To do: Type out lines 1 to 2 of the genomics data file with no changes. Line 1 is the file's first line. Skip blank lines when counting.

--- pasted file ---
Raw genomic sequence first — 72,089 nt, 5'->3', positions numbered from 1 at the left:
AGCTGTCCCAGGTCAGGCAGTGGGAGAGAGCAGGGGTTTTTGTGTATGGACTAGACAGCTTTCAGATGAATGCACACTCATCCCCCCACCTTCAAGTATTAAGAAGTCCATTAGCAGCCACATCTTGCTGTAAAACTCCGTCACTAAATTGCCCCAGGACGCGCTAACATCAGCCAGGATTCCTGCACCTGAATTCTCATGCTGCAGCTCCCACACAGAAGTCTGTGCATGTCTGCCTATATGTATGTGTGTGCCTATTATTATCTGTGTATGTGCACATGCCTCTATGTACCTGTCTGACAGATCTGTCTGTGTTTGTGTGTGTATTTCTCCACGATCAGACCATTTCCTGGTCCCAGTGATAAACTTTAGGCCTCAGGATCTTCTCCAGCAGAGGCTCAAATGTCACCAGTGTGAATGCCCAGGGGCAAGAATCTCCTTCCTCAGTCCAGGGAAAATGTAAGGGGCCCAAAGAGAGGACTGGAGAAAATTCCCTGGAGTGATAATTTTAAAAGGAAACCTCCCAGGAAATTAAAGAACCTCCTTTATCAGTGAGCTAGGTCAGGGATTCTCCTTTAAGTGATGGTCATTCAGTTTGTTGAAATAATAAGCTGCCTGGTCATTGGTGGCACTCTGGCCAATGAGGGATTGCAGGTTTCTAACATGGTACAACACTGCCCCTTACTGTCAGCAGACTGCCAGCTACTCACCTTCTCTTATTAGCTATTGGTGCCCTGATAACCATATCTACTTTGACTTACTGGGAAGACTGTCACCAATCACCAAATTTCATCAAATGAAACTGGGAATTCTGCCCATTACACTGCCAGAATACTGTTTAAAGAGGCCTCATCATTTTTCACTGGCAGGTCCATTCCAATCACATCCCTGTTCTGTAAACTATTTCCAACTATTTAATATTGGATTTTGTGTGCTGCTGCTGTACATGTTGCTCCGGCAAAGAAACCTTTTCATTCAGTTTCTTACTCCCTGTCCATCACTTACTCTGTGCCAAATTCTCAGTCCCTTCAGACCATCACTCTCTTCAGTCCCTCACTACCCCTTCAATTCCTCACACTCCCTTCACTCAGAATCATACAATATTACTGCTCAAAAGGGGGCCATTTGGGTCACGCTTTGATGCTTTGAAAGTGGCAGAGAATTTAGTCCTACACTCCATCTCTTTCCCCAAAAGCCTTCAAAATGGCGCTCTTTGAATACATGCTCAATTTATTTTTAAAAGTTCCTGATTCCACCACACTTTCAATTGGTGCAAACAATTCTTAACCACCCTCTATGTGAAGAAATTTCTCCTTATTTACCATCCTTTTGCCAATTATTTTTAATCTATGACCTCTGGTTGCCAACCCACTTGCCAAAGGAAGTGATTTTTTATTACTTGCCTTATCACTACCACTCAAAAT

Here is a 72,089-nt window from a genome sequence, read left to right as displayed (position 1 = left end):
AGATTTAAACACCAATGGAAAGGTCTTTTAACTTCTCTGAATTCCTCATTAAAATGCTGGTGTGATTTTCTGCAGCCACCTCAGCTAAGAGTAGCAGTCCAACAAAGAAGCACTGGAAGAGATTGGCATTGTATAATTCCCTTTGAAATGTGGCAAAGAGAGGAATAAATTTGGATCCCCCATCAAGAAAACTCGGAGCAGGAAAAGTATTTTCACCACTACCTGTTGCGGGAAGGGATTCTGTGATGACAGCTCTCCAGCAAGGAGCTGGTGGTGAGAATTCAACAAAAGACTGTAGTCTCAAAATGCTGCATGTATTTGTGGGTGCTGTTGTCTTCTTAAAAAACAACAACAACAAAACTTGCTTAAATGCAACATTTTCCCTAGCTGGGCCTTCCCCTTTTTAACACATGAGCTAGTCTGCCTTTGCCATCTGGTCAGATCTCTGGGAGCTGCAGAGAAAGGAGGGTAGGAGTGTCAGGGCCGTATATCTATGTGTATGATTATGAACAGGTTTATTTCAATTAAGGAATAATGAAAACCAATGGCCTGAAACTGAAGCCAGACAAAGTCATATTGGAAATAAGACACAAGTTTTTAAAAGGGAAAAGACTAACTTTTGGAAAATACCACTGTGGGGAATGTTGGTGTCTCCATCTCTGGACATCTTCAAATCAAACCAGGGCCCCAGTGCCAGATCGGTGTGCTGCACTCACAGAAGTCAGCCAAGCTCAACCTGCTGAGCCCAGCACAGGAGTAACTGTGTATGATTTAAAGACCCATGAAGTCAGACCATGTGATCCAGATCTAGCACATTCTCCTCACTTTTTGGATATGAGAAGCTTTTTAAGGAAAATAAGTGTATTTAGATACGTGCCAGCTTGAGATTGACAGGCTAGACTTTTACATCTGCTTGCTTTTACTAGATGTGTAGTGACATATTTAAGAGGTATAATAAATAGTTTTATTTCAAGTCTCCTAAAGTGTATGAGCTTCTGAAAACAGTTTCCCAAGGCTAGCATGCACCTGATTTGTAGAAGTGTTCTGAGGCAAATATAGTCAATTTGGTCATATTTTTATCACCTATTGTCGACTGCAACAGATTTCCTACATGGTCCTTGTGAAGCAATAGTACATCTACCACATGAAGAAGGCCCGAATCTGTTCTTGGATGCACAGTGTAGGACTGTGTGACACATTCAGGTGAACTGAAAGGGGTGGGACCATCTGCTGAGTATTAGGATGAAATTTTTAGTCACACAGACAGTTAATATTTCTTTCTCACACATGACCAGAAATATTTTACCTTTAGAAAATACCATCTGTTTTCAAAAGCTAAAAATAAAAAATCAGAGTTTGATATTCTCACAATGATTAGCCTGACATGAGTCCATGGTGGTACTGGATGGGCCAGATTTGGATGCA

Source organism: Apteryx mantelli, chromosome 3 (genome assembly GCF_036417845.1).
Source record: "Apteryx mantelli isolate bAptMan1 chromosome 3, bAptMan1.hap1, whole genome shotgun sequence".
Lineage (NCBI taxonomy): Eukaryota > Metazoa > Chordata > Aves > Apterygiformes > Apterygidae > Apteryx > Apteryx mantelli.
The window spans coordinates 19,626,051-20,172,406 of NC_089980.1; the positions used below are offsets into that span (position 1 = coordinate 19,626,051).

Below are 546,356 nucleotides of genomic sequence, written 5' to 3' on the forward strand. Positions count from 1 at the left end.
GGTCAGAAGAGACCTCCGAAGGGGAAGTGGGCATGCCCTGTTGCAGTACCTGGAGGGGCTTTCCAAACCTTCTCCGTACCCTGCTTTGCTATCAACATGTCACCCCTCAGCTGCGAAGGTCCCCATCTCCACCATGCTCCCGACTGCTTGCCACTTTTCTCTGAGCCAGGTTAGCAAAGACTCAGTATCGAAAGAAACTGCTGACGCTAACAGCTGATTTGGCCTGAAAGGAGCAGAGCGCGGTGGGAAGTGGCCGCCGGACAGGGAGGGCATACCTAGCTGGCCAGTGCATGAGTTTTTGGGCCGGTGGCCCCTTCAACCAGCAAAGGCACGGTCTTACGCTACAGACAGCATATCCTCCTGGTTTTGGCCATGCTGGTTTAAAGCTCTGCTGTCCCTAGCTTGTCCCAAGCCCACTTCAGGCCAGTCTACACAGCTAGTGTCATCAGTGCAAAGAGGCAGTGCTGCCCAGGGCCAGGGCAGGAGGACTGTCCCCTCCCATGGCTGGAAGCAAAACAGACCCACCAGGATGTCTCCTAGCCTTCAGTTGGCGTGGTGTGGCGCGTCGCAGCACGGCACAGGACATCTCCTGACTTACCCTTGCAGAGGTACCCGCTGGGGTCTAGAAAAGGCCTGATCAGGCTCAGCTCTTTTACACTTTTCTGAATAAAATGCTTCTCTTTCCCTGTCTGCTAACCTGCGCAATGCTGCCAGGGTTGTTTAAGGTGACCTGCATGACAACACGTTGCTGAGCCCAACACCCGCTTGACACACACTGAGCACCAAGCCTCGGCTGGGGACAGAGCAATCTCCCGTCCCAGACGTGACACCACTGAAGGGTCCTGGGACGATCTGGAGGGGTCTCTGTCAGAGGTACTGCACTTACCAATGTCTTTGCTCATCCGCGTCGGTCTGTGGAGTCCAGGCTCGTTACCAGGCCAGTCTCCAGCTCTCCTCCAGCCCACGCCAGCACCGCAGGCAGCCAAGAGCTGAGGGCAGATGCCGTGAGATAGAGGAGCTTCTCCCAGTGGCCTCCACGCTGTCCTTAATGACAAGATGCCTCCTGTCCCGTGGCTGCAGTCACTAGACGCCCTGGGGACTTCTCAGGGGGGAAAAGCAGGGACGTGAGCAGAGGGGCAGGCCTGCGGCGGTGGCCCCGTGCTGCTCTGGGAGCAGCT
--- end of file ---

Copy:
Raw genomic sequence first — 72,089 nt, 5'->3', positions numbered from 1 at the left:
AGCTGTCCCAGGTCAGGCAGTGGGAGAGAGCAGGGGTTTTTGTGTATGGACTAGACAGCTTTCAGATGAATGCACACTCATCCCCCCACCTTCAAGTATTAAGAAGTCCATTAGCAGCCACATCTTGCTGTAAAACTCCGTCACTAAATTGCCCCAGGACGCGCTAACATCAGCCAGGATTCCTGCACCTGAATTCTCATGCTGCAGCTCCCACACAGAAGTCTGTGCATGTCTGCCTATATGTATGTGTGTGCCTATTATTATCTGTGTATGTGCACATGCCTCTATGTACCTGTCTGACAGATCTGTCTGTGTTTGTGTGTGTATTTCTCCACGATCAGACCATTTCCTGGTCCCAGTGATAAACTTTAGGCCTCAGGATCTTCTCCAGCAGAGGCTCAAATGTCACCAGTGTGAATGCCCAGGGGCAAGAATCTCCTTCCTCAGTCCAGGGAAAATGTAAGGGGCCCAAAGAGAGGACTGGAGAAAATTCCCTGGAGTGATAATTTTAAAAGGAAACCTCCCAGGAAATTAAAGAACCTCCTTTATCAGTGAGCTAGGTCAGGGATTCTCCTTTAAGTGATGGTCATTCAGTTTGTTGAAATAATAAGCTGCCTGGTCATTGGTGGCACTCTGGCCAATGAGGGATTGCAGGTTTCTAACATGGTACAACACTGCCCCTTACTGTCAGCAGACTGCCAGCTACTCACCTTCTCTTATTAGCTATTGGTGCCCTGATAACCATATCTACTTTGACTTACTGGGAAGACTGTCACCAATCACCAAATTTCATCAAATGAAACTGGGAATTCTGCCCATTACACTGCCAGAATACTGTTTAAAGAGGCCTCATCATTTTTCACTGGCAGGTCCATTCCAATCACATCCCTGTTCTGTAAACTATTTCCAACTATTTAATATTGGATTTTGTGTGCTGCTGCTGTACATGTTGCTCCGGCAAAGAAACCTTTTCATTCAGTTTCTTACTCCCTGTCCATCACTTACTCTGTGCCAAATTCTCAGTCCCTTCAGACCATCACTCTCTTCAGTCCCTCACTACCCCTTCAATTCCTCACACTCCCTTCACTCAGAATCATACAATATTACTGCTCAAAAGGGGGCCATTTGGGTCACGCTTTGATGCTTTGAAAGTGGCAGAGAATTTAGTCCTACACTCCATCTCTTTCCCCAAAAGCCTTCAAAATGGCGCTCTTTGAATACATGCTCAATTTATTTTTAAAAGTTCCTGATTCCACCACACTTTCAATTGGTGCAAACAATTCTTAACCACCCTCTATGTGAAGAAATTTCTCCTTATTTACCATCCTTTTGCCAATTATTTTTAATCTATGACCTCTGGTTGCCAACCCACTTGCCAAAGGAAGTGATTTTTTATTACTTGCCTTATCACTACCACTCAAAAT